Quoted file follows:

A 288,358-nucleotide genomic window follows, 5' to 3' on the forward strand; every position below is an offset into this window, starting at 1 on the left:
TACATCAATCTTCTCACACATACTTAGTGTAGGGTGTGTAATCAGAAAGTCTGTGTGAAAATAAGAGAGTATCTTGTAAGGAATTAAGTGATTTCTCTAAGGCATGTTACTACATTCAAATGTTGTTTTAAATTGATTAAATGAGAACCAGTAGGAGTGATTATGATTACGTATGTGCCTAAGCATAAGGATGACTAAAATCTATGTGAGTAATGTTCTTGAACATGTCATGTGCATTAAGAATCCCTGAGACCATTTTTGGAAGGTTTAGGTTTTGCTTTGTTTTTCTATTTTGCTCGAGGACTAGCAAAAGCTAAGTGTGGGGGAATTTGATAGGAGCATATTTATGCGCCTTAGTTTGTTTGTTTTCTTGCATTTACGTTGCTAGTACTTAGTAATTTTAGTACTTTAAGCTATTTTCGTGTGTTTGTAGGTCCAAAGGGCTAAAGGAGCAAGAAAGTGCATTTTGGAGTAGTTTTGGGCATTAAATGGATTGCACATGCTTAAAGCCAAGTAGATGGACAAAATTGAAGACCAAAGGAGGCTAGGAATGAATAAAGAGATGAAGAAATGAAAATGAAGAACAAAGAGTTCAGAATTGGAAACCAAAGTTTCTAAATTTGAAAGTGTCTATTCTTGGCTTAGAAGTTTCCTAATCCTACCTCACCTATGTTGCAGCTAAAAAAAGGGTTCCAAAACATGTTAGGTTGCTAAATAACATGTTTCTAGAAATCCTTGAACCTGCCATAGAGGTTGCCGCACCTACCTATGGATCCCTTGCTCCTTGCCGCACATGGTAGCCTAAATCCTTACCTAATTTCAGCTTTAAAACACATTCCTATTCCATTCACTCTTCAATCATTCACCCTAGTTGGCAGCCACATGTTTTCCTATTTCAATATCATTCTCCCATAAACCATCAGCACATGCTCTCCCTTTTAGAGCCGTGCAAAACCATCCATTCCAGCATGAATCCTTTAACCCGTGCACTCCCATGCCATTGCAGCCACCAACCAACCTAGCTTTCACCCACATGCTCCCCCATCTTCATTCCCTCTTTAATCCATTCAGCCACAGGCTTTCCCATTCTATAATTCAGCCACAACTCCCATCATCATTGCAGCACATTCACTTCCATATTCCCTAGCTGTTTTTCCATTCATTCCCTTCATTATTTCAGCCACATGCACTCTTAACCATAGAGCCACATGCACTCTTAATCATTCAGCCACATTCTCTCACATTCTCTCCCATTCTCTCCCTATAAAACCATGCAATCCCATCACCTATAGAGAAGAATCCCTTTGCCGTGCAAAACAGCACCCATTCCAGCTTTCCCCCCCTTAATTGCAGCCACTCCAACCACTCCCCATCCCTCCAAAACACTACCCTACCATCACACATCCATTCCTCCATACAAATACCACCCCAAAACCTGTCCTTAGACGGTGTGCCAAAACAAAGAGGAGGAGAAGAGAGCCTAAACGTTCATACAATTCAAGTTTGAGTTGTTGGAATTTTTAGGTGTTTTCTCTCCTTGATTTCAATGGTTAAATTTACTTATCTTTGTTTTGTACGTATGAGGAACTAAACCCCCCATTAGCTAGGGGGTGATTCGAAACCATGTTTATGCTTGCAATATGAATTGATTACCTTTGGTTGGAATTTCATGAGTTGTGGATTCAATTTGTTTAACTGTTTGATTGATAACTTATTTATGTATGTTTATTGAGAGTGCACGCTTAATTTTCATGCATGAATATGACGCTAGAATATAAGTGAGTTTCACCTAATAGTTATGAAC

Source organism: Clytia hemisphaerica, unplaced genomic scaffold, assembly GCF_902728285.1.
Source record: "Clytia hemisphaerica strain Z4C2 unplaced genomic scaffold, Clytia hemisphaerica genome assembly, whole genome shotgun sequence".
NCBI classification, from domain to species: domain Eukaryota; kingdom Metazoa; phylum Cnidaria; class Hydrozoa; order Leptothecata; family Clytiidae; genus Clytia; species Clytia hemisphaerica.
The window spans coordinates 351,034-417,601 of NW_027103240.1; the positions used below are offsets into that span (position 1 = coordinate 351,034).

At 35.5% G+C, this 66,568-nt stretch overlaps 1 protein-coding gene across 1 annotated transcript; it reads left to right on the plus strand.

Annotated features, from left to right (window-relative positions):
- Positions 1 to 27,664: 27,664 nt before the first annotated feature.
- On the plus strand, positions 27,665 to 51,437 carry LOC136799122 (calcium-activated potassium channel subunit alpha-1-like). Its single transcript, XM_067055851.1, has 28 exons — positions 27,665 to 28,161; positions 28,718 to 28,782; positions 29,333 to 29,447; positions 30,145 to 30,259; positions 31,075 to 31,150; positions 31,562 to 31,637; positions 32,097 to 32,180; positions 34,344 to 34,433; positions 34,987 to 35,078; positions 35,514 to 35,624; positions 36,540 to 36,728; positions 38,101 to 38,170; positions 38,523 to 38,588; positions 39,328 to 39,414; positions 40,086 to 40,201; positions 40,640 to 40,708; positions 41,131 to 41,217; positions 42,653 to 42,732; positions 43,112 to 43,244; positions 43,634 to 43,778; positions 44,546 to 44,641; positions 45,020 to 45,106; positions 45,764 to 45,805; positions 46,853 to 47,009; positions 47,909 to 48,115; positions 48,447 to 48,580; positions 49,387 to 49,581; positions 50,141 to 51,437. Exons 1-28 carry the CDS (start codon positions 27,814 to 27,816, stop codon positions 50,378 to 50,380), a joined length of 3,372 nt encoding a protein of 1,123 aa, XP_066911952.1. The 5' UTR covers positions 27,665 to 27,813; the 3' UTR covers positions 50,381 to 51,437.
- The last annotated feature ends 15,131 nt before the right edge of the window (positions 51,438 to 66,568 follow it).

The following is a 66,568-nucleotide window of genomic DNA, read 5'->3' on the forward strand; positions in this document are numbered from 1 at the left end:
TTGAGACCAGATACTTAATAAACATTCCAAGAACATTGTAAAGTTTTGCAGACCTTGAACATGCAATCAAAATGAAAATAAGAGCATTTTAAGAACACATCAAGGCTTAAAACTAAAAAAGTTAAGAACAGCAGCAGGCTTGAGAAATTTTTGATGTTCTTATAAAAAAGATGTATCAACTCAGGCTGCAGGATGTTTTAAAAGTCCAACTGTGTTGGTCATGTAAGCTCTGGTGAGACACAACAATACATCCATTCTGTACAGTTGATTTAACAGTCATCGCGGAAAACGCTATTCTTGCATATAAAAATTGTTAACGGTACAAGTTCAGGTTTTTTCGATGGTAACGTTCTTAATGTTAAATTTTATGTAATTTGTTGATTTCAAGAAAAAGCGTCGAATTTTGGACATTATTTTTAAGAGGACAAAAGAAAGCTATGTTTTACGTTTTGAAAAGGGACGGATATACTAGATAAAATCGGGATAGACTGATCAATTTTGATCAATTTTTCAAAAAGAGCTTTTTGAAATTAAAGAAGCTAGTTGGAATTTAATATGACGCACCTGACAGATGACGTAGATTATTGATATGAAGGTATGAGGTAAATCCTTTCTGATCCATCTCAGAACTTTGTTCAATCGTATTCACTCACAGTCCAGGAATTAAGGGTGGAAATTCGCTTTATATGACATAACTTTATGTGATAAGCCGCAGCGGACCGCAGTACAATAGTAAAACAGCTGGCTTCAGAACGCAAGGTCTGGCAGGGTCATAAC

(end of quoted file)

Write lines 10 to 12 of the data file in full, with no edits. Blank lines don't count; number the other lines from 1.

- On the plus strand, positions 27,665 to 51,437 carry LOC136799122 (calcium-activated potassium channel subunit alpha-1-like). Its single transcript, XM_067055851.1, has 28 exons — positions 27,665 to 28,161; positions 28,718 to 28,782; positions 29,333 to 29,447; positions 30,145 to 30,259; positions 31,075 to 31,150; positions 31,562 to 31,637; positions 32,097 to 32,180; positions 34,344 to 34,433; positions 34,987 to 35,078; positions 35,514 to 35,624; positions 36,540 to 36,728; positions 38,101 to 38,170; positions 38,523 to 38,588; positions 39,328 to 39,414; positions 40,086 to 40,201; positions 40,640 to 40,708; positions 41,131 to 41,217; positions 42,653 to 42,732; positions 43,112 to 43,244; positions 43,634 to 43,778; positions 44,546 to 44,641; positions 45,020 to 45,106; positions 45,764 to 45,805; positions 46,853 to 47,009; positions 47,909 to 48,115; positions 48,447 to 48,580; positions 49,387 to 49,581; positions 50,141 to 51,437. Exons 1-28 carry the CDS (start codon positions 27,814 to 27,816, stop codon positions 50,378 to 50,380), a joined length of 3,372 nt encoding a protein of 1,123 aa, XP_066911952.1. The 5' UTR covers positions 27,665 to 27,813; the 3' UTR covers positions 50,381 to 51,437.
- The last annotated feature ends 15,131 nt before the right edge of the window (positions 51,438 to 66,568 follow it).

The following is a 66,568-nucleotide window of genomic DNA, read 5'->3' on the forward strand; positions in this document are numbered from 1 at the left end: